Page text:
Few groups in Japan respond to a slight quite like Disney devotees. This year marks the 35th anniversary of the conglomerate's Tokyo Disneyland park, and to celebrate and rack up some more revenue, earlier this year it unveiled a line of limited-edition goods tied to the occasion.

After the release, however, it soon became clear that resellers were snatching up all those special mouse-centric goods to put up on third-party sites such as Mercari. Disney obsessives were none too thrilled about these people polluting the "Happiest Place on Earth" with their money-making schemes. They took to social media to vent, finding sympathy among other fans deprived of small-batch towels covered in their favorite characters.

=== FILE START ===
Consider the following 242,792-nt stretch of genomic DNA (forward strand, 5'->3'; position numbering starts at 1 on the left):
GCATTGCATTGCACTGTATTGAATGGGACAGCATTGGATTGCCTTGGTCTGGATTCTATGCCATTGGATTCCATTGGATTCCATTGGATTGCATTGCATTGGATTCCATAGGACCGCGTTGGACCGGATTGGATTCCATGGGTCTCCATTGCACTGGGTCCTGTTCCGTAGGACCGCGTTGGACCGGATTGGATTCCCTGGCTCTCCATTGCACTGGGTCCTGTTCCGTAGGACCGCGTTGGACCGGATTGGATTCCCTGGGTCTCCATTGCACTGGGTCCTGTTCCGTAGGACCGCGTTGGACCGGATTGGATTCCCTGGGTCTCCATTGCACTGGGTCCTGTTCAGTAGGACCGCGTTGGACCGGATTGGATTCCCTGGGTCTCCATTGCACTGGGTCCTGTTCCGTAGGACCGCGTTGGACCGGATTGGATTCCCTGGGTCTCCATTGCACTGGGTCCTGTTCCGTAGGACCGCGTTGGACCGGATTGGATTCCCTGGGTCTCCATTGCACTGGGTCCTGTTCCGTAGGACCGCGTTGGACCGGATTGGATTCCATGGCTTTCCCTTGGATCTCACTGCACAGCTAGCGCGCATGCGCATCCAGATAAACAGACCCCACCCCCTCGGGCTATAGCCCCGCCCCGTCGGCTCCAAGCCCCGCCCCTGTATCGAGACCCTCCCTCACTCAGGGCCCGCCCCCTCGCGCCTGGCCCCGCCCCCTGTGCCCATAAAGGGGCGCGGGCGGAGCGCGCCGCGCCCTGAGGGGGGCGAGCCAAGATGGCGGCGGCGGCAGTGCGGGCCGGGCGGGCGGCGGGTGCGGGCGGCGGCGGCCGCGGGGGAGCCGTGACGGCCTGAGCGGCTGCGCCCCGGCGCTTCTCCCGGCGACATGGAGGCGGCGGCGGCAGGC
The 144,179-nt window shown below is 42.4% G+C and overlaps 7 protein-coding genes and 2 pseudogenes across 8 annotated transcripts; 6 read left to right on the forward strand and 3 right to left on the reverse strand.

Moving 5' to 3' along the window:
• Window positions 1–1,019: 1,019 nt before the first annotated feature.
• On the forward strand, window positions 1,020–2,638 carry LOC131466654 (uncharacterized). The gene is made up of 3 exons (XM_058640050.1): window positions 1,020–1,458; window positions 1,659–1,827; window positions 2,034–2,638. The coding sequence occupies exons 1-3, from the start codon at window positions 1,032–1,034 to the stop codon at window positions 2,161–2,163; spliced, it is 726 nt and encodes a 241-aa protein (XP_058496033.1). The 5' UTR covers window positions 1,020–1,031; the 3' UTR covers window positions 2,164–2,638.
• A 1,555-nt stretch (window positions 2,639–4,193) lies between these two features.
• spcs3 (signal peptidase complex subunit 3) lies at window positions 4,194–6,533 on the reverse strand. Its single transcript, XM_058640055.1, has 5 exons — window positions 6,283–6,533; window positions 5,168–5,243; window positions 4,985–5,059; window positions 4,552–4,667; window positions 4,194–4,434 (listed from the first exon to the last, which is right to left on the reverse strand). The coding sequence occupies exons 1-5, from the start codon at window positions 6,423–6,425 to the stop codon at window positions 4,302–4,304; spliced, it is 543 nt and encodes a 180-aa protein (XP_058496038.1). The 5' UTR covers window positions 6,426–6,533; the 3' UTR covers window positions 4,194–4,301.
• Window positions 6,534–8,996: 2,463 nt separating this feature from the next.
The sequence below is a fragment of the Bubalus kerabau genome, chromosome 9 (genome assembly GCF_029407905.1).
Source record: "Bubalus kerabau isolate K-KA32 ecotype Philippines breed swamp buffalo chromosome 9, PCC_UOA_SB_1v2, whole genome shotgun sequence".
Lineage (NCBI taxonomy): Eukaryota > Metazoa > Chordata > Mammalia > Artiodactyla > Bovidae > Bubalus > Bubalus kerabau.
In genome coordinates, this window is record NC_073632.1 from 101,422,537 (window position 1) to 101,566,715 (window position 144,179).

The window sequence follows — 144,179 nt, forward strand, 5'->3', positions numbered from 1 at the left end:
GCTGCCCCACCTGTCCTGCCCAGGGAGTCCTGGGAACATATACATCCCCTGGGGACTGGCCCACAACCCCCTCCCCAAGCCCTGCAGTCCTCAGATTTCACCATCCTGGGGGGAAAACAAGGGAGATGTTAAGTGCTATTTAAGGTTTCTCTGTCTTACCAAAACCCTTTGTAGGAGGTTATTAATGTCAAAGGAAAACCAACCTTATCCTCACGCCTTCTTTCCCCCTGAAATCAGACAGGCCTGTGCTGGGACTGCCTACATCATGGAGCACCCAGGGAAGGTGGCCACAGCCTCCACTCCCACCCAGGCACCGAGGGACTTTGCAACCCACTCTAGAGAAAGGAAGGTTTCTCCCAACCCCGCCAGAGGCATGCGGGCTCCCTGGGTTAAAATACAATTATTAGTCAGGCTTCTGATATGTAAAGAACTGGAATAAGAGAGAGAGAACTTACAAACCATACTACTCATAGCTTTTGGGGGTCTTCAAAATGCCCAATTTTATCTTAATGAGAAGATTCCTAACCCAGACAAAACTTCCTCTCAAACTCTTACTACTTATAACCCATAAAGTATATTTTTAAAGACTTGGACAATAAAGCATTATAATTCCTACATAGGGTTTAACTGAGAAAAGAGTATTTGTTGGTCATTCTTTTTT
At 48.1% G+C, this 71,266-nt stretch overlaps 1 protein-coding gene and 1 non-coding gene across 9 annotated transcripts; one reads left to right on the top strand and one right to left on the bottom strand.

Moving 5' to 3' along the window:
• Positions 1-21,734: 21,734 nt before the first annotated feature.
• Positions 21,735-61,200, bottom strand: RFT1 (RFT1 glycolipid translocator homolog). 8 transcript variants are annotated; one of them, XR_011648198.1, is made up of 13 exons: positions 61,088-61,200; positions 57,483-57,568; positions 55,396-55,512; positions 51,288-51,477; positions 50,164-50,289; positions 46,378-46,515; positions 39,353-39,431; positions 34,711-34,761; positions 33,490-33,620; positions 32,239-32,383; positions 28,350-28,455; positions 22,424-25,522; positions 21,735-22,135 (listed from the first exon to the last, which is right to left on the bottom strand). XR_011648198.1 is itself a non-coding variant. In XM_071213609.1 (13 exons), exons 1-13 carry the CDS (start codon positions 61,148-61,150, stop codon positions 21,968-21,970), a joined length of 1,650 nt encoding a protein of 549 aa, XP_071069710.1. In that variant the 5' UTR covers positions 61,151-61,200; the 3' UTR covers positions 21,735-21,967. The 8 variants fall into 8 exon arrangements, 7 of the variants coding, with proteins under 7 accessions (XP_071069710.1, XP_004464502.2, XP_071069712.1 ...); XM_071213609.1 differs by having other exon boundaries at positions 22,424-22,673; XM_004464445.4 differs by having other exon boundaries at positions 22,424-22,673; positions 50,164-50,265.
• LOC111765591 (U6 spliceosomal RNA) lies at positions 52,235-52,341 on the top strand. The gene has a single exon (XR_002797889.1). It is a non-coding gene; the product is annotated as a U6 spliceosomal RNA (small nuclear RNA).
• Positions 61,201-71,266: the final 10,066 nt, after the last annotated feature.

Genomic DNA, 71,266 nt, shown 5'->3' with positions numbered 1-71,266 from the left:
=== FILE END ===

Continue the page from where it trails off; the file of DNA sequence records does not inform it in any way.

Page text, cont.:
Resellers have long been a scourge of Japanese netizens, up there with the copyright collection agency JASRAC and TV stations asking to use videos of disasters. The topic has become especially prevalent online this year, thanks to a bunch of special events, concerts and goods being disrupted by folks scooping up the items before fans can get a fair chance at buying them. It's also earned a bigger spotlight because big changes are emerging to curb the practice.